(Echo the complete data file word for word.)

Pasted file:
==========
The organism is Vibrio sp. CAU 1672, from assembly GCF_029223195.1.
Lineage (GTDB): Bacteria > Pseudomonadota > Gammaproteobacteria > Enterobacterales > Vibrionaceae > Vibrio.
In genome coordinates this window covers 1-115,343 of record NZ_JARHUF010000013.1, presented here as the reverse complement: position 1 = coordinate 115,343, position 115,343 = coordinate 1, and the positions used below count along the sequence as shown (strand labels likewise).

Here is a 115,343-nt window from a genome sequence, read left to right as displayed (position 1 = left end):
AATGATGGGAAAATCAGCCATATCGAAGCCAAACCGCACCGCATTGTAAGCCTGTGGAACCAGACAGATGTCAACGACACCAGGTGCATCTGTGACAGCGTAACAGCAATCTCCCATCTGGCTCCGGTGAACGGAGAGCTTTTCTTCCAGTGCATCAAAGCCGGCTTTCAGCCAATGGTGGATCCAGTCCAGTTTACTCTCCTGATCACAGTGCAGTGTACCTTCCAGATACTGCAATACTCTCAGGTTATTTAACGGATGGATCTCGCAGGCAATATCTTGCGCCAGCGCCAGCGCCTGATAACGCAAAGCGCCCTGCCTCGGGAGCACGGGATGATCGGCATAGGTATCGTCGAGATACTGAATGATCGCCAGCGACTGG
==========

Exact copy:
The organism is Vibrio sp. CAU 1672, from assembly GCF_029223195.1.
Lineage (GTDB): Bacteria > Pseudomonadota > Gammaproteobacteria > Enterobacterales > Vibrionaceae > Vibrio.
In genome coordinates this window covers 1-115,343 of record NZ_JARHUF010000013.1, presented here as the reverse complement: position 1 = coordinate 115,343, position 115,343 = coordinate 1, and the positions used below count along the sequence as shown (strand labels likewise).

Here is a 115,343-nt window from a genome sequence, read left to right as displayed (position 1 = left end):
AATGATGGGAAAATCAGCCATATCGAAGCCAAACCGCACCGCATTGTAAGCCTGTGGAACCAGACAGATGTCAACGACACCAGGTGCATCTGTGACAGCGTAACAGCAATCTCCCATCTGGCTCCGGTGAACGGAGAGCTTTTCTTCCAGTGCATCAAAGCCGGCTTTCAGCCAATGGTGGATCCAGTCCAGTTTACTCTCCTGATCACAGTGCAGTGTACCTTCCAGATACTGCAATACTCTCAGGTTATTTAACGGATGGATCTCGCAGGCAATATCTTGCGCCAGCGCCAGCGCCTGATAACGCAAAGCGCCCTGCCTCGGGAGCACGGGATGATCGGCATAGGTATCGTCGAGATACTGAATGATCGCCAGCGACTGG